With the military holding one quarter of the seats in parliament and key portfolios, can Suu Kyi's long-cherished civilian government deliver on the expectations.
By Asian Review Staff
Aung San Suu Kyi addressing the Members of European Parliament (Photo : European Union)
Myanmar’s political history is fraught with accounts of its struggle to establish democratic structures and negotiate between conflicting fractions. Myanmar, as many argue, stands as a successful model of political transition in the region. However, the nature of such transition from military rule to democratic government is under greater scrutiny? There is perceivable disagreement over when and how did the process of transition commenced?. Some believe in the year 2003 the then military government under Sr.Gen. Than Shwe laid the foundation. He promulgated ‘seven step roadmap to disciplined democracy’. In five years time from the announcement of the roadmap, a new constitution was adopted in 2008 through a referendum. Under the new constitution, the first ‘free and fair’ election were held in November 2010 in which the military-backed Union Solidarity and Development Party (USDP) won the contentious polls.
Touted by many as an effective structure, the USDP government soon embarked on wide-ranging reforms. However, in 2015 elections, the USDP lost to Suu Kyi’s National League for Democracy that secured public consent with a thumbing majority, 60 percent of the vote shares and won more than 70 seats in both houses of Parliament. Two of the most compelling irritants in Myanmar’s domestic realm are its crumbling economy, and ethnic clash. Taking over from the USDP, the NLD government pledged to make bold efforts to resolve ethnic clashes between the Rohingyas and Rakhine buddhists. This could be attributed to the exacerbating economic condition and inflow of large population of Rohingyas from Bangladesh and the other neighboring states. On acceding power, Suu Kyi appointed a Central Committee on the Implementation of Peace, Stability and Development of the Rakhine state with the objectives of bringing ‘peace, stability and development to all people in Rakhine state’.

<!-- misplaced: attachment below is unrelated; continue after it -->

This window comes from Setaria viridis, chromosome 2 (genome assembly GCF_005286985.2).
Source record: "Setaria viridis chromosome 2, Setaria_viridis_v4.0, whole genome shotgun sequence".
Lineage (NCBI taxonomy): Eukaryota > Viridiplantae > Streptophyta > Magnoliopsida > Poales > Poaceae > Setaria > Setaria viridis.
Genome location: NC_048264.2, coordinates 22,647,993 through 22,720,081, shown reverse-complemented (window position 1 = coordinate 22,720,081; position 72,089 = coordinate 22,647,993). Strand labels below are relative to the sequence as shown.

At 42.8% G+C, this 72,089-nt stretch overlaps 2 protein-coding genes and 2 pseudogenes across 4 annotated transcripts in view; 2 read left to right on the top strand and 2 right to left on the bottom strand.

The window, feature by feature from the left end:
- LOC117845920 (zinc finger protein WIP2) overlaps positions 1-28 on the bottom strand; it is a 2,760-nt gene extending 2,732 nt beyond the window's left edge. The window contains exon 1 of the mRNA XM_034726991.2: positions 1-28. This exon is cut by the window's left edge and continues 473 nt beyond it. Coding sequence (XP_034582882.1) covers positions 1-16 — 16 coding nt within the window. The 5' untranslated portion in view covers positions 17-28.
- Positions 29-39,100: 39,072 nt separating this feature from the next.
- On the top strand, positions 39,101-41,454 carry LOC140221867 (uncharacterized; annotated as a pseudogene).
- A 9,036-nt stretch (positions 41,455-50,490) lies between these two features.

The NLD government has established an advisory commission with the former UN Secretary General Kofi Annan to provide recommendations on multiple challenges faced by the Rakhine state. Subsequently, the military and the NLD government have initiated progressive dialogue to find solutions to volatile security issues, such as the Rakhine case. However, tensions emanating from the military meddles with the internal affairs of the government. For instance, while the military has stressed the need for the NLD government to first ‘moderate the ethnic armed rebels’, the NLD government has sought adequate restraint on the military functioning.
In the recent past, the NLD government has been grounded in renewed tensions between the Rakhine Buddhists and the Rohingyas. This time around, the conflict ensued with the killings of nine policemen by armed groups suspected to have links with the international terrorists. This offset a dangerous trend, inciting military intervention in a ruthless manner. Over 100,000 are confined to squalid displacement and over 130,000 men, women and children denied basic health care and education. Tens of thousands have fled by boat and many have arranged secret escapades to neighbouring states of Malaysia, Indonesia and Bangladesh. In a ruthless hunt for the perpetrators, the military has inflicted incessant violence on the civilians.
With a long history of tussle between the Rohingya muslim population and the ethnic Rakhine Buddhists prevailing since 2012, certain factors had apprehended smothering of this age-old friction with the coming to power of Aung San Suu Kyi. However, on the contrary, in the face of heightening tensions in the Burmese land, the Myanmar government had out rightly denied reports of human right abuses in Rakhine. Accompanied by a heavy clampdown on media and human right activists, the government forces have failed to suggest that everything is under control to the global onlookers. In such grave situation, the legitimacy and credibility of the newly elected civilian government is dubious, which has amassed wide regional support, including from India.
As revealed through a historical survey, for many ethnic and religious minorities, the transition has been a ‘painful’ process. The UN High Commissioner for Human Rights Zeid Ra’ad Al Hussein propelled the NLD government to formulate concrete steps to put an end to the ‘systemic discrimination and ongoing human rights violations against minorities’. Myanmar is undergoing a rare process of political transition, which is still a work in progress. During this phase, Suu Kyi’s government is confronted with major challenges, let alone the over interference of the military and perennial ethnic clashes.
Being put to test on multiple frontiers, Suu Kyi’s capability to balance contradictory forces will eventually determine Myanmar’s political destiny. Myanmar’s transition towards democracy will only be successful when the top-end leadership accords due respect to universals human right values and democratic principles. While adapting to the specific socio-political environment in this part of the world, leaders needs to highly acknowledge these principles while making key political decisions. It is then that Myanmar’s will tread on the path of democracy and liberal values.
The views expressed here are those of the author alone and not the Asia Council.